On the other hand, there are plenty of first-hand stories of rocks, nails, pits, broken glass, and logs being placed on trails to thwart cyclists.
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Old 09-01-05, 10:57 AM   #14
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I saw a guy on TV awhile back that was a victim of the wire thing. He was riding a dirtbike and hit one in his throat. He lost his voice box and had to talk with one of those mechanocal simulators for years.
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Old 09-01-05, 11:54 AM   #15
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I saw a guy on TV awhile back that was a victim of the wire thing. He was riding a dirtbike and hit one in his throat. He lost his voice box and had to talk with one of those mechanocal simulators for years.
I used to really be into dirtbikes/ATVs, and one of the areas we rode in was a neighborhood where the builder went bankrupt and just left all these abandoned homes and trails everywhere. Anyway, years later some other company came in there and started refurbishing what was left of the neighborhood. By this time the area was a well established place for great trail riding. The construction workers during the week would set all kinds of traps for us (holes covered with debris, wires tied across trees, glass on the ground, etc.), even in places that were nowhere near the homes. Luckily no one ever got hurt, but it's a shame that people have to go there.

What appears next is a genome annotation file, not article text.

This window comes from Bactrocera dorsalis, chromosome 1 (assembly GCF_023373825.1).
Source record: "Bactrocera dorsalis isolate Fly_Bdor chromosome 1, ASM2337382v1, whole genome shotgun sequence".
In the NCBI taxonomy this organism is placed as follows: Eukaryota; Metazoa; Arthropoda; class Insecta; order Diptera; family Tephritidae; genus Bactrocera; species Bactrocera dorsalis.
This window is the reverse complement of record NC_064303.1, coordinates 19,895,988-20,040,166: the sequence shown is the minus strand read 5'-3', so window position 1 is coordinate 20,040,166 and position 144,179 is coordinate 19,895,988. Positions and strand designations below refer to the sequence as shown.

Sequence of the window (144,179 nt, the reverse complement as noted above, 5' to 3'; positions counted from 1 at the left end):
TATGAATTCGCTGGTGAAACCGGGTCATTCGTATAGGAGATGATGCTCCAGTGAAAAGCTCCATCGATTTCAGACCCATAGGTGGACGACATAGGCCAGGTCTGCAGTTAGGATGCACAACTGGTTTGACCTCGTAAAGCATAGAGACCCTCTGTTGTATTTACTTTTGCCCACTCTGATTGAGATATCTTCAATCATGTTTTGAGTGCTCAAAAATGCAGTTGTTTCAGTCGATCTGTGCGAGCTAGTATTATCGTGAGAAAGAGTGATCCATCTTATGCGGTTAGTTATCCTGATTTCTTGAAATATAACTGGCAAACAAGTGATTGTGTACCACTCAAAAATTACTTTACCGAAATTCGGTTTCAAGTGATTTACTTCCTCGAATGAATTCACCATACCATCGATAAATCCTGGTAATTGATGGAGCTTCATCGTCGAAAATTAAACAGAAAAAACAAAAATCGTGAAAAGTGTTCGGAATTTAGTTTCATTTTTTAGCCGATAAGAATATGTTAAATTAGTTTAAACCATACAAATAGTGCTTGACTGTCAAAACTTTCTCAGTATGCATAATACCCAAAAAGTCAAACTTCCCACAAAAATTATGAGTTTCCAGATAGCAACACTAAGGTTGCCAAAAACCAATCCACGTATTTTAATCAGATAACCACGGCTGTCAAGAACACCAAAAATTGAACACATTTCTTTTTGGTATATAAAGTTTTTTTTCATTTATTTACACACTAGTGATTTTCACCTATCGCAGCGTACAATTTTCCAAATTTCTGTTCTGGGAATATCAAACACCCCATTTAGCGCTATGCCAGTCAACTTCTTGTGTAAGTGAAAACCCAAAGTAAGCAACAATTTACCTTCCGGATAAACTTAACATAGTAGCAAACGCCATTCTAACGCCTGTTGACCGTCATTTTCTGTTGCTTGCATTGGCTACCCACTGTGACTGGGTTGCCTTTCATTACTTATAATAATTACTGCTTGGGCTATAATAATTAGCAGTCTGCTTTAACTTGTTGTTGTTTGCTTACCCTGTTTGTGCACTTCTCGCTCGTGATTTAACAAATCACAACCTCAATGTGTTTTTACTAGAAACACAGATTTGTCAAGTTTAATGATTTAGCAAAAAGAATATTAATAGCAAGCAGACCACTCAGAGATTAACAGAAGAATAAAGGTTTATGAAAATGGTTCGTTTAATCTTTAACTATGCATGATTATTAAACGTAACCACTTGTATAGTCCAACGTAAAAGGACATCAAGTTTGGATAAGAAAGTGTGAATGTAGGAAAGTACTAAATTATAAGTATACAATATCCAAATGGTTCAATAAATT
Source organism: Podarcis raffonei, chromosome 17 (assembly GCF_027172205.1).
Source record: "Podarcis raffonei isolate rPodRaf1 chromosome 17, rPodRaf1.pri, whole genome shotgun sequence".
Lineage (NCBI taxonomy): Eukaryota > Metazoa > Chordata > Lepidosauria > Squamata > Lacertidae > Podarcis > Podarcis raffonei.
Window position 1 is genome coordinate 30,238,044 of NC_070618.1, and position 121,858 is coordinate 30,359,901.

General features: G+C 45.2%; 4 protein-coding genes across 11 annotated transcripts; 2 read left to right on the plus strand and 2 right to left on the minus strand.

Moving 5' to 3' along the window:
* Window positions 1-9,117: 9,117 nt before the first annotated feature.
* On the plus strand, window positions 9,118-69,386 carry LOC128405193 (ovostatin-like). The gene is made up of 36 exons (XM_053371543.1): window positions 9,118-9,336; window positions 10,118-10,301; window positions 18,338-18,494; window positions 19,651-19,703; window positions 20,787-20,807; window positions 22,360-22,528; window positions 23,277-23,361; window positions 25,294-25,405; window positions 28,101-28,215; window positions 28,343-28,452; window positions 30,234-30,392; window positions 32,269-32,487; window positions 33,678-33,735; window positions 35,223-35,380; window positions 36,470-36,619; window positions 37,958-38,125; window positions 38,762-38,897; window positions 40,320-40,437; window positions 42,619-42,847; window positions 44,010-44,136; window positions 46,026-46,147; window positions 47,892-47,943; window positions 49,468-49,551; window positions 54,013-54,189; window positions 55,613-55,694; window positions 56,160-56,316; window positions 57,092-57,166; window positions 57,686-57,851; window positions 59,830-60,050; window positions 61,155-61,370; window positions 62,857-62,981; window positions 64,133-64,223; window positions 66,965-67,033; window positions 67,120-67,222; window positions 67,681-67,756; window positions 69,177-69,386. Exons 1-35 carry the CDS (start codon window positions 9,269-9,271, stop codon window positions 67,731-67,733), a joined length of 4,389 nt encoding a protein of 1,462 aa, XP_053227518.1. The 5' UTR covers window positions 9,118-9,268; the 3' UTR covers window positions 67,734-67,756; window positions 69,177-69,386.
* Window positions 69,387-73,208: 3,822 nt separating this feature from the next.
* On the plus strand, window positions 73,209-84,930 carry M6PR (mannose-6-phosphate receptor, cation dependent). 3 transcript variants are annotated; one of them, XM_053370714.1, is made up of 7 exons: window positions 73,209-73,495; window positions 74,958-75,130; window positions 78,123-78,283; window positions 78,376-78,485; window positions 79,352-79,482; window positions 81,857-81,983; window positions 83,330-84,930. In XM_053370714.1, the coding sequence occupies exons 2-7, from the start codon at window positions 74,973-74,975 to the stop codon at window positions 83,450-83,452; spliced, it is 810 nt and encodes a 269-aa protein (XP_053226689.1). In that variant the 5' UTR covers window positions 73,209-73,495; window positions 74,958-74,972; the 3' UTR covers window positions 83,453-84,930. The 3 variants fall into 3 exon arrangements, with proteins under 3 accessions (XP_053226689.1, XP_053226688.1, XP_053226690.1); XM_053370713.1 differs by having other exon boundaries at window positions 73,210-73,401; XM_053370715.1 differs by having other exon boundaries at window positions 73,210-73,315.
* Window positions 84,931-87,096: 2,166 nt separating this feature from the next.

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Old 09-01-05, 12:29 PM   #16
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Experienced the "wire" this morning myself on my new route It was about axial height and as I made the turn onto the trail there it was....thanks for the heads up. would have dropped the bike otherwise
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Old 09-01-05, 12:36 PM   #17
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the wires strung across paths sounds really scary. not just for the physical harm that it causes, but also because it means there are people out there who don't care what the results of their illegal actions are. it's indiscriminate violence that's almost untraceable to the perpetrator and that's scary.
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Old 09-01-05, 12:39 PM   #18
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some guys did the wire trick here on an estalished trail, only they used barbed wire that they scavenged form an old fence nearby.

they strung it between some trees at neck/chest level in a woody location and they only secured one end of the wire, so you'd hit it and then it would rip along you, while you stopped.